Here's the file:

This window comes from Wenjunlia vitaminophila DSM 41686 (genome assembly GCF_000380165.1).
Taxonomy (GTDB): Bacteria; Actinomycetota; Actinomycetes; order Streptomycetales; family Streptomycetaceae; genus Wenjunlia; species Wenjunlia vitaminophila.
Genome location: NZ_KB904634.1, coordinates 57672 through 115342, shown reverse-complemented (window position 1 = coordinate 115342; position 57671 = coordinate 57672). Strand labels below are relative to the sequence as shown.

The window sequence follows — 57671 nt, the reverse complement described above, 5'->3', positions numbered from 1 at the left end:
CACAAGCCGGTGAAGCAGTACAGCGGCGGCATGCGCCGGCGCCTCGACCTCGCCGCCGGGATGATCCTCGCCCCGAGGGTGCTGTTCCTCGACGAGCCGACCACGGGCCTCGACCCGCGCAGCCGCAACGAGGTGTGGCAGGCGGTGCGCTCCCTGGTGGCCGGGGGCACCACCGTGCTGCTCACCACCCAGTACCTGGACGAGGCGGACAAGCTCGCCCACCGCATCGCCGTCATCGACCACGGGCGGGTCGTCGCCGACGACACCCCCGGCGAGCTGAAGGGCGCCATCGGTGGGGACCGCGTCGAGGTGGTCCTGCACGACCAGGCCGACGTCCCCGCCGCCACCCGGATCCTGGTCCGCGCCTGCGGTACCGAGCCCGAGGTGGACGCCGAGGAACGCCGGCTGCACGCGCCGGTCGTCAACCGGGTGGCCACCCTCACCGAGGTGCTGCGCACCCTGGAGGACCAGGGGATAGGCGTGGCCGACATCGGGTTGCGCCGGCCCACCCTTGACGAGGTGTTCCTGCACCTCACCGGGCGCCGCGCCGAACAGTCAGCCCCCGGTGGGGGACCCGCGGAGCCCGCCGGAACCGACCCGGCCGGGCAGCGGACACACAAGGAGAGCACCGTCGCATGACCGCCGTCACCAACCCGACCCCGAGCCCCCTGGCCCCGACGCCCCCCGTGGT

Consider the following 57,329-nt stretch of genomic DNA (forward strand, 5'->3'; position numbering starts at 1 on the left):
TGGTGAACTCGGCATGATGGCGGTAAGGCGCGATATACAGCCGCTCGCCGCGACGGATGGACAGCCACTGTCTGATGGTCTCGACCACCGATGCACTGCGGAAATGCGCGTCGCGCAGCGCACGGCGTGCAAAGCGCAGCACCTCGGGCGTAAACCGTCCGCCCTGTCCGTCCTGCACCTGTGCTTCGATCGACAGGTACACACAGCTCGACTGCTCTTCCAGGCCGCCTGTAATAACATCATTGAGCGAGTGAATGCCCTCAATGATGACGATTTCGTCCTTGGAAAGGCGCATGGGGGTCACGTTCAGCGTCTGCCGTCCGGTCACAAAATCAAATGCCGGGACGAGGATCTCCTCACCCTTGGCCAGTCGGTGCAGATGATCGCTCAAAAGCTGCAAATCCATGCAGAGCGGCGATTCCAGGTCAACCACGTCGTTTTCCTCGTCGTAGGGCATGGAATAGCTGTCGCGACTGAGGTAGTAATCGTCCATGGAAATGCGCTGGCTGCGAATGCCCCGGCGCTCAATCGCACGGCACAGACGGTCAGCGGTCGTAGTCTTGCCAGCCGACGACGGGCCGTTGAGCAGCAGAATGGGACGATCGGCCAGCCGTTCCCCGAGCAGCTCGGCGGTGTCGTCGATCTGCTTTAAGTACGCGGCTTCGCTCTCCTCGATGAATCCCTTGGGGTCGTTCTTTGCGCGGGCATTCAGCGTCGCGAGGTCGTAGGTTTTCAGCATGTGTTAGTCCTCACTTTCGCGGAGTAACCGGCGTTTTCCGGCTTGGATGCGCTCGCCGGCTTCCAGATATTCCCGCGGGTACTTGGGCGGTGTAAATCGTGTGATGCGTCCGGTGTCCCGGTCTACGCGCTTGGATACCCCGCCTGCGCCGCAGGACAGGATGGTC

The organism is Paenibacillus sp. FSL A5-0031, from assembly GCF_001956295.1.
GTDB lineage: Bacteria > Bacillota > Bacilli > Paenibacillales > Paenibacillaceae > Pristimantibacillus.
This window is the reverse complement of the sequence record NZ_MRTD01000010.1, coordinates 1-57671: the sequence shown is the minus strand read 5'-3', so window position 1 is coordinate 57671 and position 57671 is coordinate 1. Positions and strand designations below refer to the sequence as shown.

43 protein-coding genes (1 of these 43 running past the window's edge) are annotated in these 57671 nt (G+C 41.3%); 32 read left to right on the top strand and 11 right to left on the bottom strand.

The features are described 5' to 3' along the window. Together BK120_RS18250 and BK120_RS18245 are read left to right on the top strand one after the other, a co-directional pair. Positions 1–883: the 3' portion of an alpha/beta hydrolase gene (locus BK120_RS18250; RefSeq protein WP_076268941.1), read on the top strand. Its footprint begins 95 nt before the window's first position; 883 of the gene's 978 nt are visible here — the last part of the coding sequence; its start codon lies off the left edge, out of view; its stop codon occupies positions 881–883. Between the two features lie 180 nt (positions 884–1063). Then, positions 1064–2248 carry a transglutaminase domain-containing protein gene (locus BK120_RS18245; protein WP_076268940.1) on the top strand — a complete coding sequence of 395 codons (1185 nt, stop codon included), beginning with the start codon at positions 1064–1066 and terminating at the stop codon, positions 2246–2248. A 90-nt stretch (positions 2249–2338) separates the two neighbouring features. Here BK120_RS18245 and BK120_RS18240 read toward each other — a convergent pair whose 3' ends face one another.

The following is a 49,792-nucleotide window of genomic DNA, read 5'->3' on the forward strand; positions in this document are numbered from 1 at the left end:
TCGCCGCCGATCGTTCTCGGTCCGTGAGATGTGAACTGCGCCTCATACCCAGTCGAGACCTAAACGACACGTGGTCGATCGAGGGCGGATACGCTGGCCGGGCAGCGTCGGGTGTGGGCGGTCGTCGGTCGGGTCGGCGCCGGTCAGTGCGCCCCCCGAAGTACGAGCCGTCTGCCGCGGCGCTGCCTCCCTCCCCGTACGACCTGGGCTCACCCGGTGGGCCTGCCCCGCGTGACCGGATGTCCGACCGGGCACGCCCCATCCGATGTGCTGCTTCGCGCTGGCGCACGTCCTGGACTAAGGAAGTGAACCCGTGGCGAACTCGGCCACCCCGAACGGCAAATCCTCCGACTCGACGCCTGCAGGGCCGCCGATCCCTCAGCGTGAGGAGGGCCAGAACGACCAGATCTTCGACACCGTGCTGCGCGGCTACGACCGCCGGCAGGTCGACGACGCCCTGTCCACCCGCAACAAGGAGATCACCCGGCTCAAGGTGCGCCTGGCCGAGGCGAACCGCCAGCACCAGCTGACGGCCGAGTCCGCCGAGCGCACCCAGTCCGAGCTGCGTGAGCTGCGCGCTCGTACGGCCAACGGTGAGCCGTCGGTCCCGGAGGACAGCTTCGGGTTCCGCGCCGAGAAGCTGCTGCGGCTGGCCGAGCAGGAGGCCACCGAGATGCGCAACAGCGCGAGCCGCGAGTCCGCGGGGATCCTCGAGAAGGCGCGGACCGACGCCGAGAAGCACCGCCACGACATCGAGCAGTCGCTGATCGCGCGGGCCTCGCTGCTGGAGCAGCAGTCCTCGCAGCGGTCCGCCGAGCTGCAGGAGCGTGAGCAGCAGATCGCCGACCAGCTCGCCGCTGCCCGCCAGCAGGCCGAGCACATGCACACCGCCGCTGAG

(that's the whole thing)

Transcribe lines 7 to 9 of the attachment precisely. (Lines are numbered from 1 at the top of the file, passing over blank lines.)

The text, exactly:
TGGTGAACTCGGCATGATGGCGGTAAGGCGCGATATACAGCCGCTCGCCGCGACGGATGGACAGCCACTGTCTGATGGTCTCGACCACCGATGCACTGCGGAAATGCGCGTCGCGCAGCGCACGGCGTGCAAAGCGCAGCACCTCGGGCGTAAACCGTCCGCCCTGTCCGTCCTGCACCTGTGCTTCGATCGACAGGTACACACAGCTCGACTGCTCTTCCAGGCCGCCTGTAATAACATCATTGAGCGAGTGAATGCCCTCAATGATGACGATTTCGTCCTTGGAAAGGCGCATGGGGGTCACGTTCAGCGTCTGCCGTCCGGTCACAAAATCAAATGCCGGGACGAGGATCTCCTCACCCTTGGCCAGTCGGTGCAGATGATCGCTCAAAAGCTGCAAATCCATGCAGAGCGGCGATTCCAGGTCAACCACGTCGTTTTCCTCGTCGTAGGGCATGGAATAGCTGTCGCGACTGAGGTAGTAATCGTCCATGGAAATGCGCTGGCTGCGAATGCCCCGGCGCTCAATCGCACGGCACAGACGGTCAGCGGTCGTAGTCTTGCCAGCCGACGACGGGCCGTTGAGCAGCAGAATGGGACGATCGGCCAGCCGTTCCCCGAGCAGCTCGGCGGTGTCGTCGATCTGCTTTAAGTACGCGGCTTCGCTCTCCTCGATGAATCCCTTGGGGTCGTTCTTTGCGCGGGCATTCAGCGTCGCGAGGTCGTAGGTTTTCAGCATGTGTTAGTCCTCACTTTCGCGGAGTAACCGGCGTTTTCCGGCTTGGATGCGCTCGCCGGCTTCCAGATATTCCCGCGGGTACTTGGGCGGTGTAAATCGTGTGATGCGTCCGGTGTCCCGGTCTACGCGCTTGGATACCCCGCCTGCGCCGCAGGACAGGATGGTC

The organism is Paenibacillus sp. FSL A5-0031, from assembly GCF_001956295.1.
GTDB lineage: Bacteria > Bacillota > Bacilli > Paenibacillales > Paenibacillaceae > Pristimantibacillus.